If accepted, this alternative frame holds incredible potential to alter how educators think about and practice significant aspects of schooling. For instance, teachers would become more skillful in providing engaging and meaningful knowledge work for students, and they would develop such work with their colleagues. They would be assessed based on the quality of the knowledge work they provide to students, on their ability as leaders to motivate student engagement with that work, on evidence of their continuous learning (not seat time spent in workshops), and on their contributions to ongoing teams.

Leaders can promote the development of new conceptual frameworks through a variety of learning processes:

Elicit and build on prior knowledge. Existing understandings about a subject may be elicited through brainstorming, free writing, and the creation of mind maps, among other strategies. Awareness of existing mental frames can sometimes in itself be a sufficient force to begin the often demanding cognitive process of constructing new frames. At other times educators may be asked to compare the similarities, differences, and benefits of existing mental frames and new ones.

Promote deeper understanding. The creation of new mental frames often requires a deeper understanding of a subject, the kind of understanding only acquired through processes such as the careful reading of relevant books and articles, writing for learning, reflecting on learning acquired while solving important problems, and engaging in dialogue.

Provide experiences. Sometimes new frames are best understood through direct experience based on the principle that it’s often easier to “act your way into a new way of thinking” than it is to “think your way into a new way of acting.”

An example: A leader who wants to develop a new conceptual understanding of professional learning might begin by asking teachers to brainstorm terms that come to mind when they think of “professional development.” Courses, workshops, presentations, and training are likely to come to mind. Perhaps some negative feelings about certain experiences may also be expressed. The leader might elicit deeper understanding of and an alternative frame might be elicited through study of articles found on the National Staff Development Council’s web site.

Teachers might then be asked to compare features and possible benefits of the new approach with the old. To give teachers experiences with new ways of learning together, leaders could incorporate small group problem-based learning as part of every faculty meeting, asking teachers to periodically reflect on the learning that occurs and how it alters their practice.

Take a moment now to . . .

• identify an existing frame that may be unconsciously preserving the status quo in an area in which you seek improvement. A starting point may be one of the examples offered above regarding teaching and professional learning.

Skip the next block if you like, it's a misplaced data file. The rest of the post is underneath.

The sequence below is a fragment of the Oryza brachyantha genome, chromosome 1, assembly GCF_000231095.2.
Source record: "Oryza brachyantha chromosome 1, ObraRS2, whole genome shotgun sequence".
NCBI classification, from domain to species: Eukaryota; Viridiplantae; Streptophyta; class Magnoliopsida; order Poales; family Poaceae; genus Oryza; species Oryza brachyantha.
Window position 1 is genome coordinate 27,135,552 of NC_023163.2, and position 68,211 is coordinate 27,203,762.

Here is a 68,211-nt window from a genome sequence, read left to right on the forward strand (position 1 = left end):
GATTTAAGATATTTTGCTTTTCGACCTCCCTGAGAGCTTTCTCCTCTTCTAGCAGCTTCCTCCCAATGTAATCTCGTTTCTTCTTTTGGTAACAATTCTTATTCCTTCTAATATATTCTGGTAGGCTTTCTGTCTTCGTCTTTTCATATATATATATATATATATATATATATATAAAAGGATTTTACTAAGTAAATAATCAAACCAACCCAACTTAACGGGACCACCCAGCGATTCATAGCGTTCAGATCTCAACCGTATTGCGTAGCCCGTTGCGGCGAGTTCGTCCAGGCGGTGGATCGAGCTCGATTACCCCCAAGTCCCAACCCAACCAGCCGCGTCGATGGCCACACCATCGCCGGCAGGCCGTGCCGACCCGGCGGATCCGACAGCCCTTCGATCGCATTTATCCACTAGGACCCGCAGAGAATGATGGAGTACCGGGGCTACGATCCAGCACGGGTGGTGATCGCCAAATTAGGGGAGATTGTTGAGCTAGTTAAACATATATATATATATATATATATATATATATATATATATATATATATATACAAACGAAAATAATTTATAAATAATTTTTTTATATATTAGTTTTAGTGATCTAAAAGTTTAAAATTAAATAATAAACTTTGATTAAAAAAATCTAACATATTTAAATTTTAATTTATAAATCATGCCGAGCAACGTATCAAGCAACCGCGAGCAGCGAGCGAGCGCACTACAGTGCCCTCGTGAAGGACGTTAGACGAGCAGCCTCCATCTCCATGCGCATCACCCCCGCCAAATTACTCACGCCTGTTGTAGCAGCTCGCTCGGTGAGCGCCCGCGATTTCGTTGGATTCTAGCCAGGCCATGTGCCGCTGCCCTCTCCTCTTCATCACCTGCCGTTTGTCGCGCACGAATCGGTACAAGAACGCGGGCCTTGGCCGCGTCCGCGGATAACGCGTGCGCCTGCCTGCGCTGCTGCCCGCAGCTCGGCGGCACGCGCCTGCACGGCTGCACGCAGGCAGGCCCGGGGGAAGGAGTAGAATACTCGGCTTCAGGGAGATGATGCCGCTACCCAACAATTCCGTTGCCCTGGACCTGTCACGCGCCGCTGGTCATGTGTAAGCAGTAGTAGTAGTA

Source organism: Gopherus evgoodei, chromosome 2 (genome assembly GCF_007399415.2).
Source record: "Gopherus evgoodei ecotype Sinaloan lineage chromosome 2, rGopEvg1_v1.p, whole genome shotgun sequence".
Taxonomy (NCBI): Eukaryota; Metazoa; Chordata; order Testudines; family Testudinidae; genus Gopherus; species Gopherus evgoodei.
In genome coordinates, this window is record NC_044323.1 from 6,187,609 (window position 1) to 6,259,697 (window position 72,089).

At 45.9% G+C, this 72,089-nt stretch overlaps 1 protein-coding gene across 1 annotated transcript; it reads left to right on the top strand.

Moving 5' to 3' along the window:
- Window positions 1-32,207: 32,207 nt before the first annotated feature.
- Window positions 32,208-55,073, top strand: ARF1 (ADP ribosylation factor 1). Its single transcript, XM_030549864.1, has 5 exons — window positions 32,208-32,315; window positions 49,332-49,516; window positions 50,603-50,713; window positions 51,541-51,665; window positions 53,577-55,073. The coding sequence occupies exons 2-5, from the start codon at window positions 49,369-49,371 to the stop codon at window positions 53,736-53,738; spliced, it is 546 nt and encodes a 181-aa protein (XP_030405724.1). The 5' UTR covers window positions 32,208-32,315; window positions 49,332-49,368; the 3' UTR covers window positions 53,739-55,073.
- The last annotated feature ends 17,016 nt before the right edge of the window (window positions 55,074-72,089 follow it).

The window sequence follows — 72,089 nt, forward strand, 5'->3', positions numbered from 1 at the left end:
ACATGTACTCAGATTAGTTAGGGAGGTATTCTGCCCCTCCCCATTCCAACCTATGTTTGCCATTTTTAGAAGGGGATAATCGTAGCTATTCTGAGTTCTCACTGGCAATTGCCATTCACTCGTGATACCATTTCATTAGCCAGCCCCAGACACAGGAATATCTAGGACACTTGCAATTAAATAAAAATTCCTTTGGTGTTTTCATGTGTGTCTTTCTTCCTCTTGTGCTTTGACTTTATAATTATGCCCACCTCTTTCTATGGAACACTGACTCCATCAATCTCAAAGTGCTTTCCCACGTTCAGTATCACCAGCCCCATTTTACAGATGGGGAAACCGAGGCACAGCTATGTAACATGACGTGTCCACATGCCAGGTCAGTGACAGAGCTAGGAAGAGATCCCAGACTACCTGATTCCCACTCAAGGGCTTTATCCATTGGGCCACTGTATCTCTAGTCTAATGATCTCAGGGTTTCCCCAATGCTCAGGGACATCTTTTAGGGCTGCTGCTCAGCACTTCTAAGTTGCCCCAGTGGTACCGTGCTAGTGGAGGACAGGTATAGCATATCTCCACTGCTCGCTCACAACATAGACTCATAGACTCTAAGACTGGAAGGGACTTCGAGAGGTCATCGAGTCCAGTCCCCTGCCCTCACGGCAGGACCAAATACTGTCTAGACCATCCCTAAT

Acquire new habits of mind and practice to achieve important goals

Photo/Dennis Sparks

Even while we’re creating new “neural pathways,” the old ones are still there in our brains. Until the new ones become completely second nature, then stress or fear can make us fall back on the old ones.

—Alan Deutschman

In Change or Die: The Three Keys to Change at Work and in Life Alan Deutschman explains that people are influenced to change through three linked elements he calls relate, repeat, and reframe. “Relate” was explained in a previous essay, and “reframe” will be described in my next post.

School leadership is an incredibly complex task that for the most part is governed by habits of mind and behavior. Leaders’ understandings, beliefs, and actions are often directed by “default settings”—habitual patterns of thought and behavior—that may operate beneath the level of conscious awareness and that can either support or impede the achievement of important goals.

The cultivation of new habits, when appropriate, requires intention, attention, and persistence across many weeks or months until mastery is achieve, a task often complicated by the tenacity of old habits. The development of new habits begins with an initial learning of new ways of thinking and acting. It continues with the repetition of those thoughts and behaviors (often in the face of opposition from people who prefer the old habits) until new ways of thinking and acting have become routine.

Leaders first change themselves

Leaders begin by changing their own habits, and they are more successful in acquiring new habits when they anticipate and persevere through an “implementation dip” during which performance may temporarily diminish as new skills are acquired. It’s also important for leaders to be patient with themselves when they occasionally revert to old habits when fatigued or experiencing strong emotions.

An example: